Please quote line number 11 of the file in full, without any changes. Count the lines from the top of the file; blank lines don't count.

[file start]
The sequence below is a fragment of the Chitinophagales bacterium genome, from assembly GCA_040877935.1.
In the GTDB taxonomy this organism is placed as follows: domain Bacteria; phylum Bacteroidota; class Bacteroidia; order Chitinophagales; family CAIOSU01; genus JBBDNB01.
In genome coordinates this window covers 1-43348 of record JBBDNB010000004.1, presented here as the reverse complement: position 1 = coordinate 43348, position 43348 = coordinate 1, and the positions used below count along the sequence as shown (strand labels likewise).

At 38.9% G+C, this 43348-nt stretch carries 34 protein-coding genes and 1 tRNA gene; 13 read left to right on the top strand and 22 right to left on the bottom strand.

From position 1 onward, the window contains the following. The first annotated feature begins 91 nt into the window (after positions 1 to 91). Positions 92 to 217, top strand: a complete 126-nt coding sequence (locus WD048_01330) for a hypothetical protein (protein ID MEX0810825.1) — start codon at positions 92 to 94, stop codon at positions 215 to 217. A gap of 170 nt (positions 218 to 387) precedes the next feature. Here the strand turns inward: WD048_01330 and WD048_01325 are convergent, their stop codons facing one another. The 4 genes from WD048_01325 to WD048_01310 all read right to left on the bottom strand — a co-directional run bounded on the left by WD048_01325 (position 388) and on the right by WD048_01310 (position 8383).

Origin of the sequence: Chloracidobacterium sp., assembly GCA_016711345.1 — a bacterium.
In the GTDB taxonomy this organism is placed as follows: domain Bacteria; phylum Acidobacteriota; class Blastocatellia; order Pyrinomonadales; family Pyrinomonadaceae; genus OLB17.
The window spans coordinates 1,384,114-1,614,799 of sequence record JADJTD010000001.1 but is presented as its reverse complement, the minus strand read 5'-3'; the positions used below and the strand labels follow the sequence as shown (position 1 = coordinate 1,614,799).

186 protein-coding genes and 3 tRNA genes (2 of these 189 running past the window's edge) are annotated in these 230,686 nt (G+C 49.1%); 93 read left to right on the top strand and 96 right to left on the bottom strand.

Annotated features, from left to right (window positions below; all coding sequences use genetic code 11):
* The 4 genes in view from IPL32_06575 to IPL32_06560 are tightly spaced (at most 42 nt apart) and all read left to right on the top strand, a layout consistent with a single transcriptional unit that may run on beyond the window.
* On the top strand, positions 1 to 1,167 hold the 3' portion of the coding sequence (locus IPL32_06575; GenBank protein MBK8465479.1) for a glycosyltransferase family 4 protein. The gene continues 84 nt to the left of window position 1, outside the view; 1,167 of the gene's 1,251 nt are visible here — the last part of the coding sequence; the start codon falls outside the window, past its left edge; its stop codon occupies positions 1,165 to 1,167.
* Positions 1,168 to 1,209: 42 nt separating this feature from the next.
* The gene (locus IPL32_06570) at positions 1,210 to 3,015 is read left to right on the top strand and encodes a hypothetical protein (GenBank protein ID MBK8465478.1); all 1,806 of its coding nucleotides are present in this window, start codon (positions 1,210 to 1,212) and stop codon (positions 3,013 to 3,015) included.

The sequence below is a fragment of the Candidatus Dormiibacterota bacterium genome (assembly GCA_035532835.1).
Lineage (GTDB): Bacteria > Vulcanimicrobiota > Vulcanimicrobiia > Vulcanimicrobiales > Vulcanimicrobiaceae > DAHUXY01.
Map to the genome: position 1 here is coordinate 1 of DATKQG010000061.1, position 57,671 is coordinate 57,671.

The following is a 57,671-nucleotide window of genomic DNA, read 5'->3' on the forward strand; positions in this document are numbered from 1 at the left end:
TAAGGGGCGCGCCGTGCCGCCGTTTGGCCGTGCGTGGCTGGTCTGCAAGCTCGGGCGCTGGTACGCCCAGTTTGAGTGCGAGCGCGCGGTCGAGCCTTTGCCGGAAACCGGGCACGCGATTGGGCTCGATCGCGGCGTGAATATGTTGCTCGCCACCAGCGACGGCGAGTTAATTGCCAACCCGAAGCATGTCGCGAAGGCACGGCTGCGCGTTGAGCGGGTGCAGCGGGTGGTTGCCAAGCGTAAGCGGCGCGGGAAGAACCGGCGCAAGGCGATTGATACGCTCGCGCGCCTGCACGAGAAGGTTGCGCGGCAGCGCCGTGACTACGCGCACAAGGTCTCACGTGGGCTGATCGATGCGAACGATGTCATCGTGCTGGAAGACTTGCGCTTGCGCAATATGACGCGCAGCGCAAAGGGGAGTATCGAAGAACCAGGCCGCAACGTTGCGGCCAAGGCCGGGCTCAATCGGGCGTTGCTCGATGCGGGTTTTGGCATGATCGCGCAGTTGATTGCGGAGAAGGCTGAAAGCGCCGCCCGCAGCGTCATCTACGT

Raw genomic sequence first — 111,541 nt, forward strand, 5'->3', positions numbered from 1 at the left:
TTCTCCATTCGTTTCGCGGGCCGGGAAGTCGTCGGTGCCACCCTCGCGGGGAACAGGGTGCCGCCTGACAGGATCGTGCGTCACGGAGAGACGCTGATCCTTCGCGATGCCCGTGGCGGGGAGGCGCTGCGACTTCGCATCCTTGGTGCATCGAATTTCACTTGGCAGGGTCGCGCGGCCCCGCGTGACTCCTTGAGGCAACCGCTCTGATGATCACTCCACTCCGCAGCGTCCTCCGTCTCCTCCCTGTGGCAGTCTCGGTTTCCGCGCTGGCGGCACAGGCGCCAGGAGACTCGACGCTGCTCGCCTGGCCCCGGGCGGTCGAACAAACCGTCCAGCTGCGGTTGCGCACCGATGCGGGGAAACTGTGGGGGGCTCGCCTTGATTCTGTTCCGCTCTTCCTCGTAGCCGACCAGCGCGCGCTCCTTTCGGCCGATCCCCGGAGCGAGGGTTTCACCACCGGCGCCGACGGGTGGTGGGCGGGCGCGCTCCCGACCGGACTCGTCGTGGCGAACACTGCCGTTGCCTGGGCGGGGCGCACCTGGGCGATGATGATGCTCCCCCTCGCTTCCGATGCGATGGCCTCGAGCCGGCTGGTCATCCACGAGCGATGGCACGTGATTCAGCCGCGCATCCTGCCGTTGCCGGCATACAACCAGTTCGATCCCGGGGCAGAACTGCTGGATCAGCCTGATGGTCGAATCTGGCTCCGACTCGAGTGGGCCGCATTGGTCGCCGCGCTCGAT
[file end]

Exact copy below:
* The 4 genes in view from IPL32_06575 to IPL32_06560 are tightly spaced (at most 42 nt apart) and all read left to right on the top strand, a layout consistent with a single transcriptional unit that may run on beyond the window.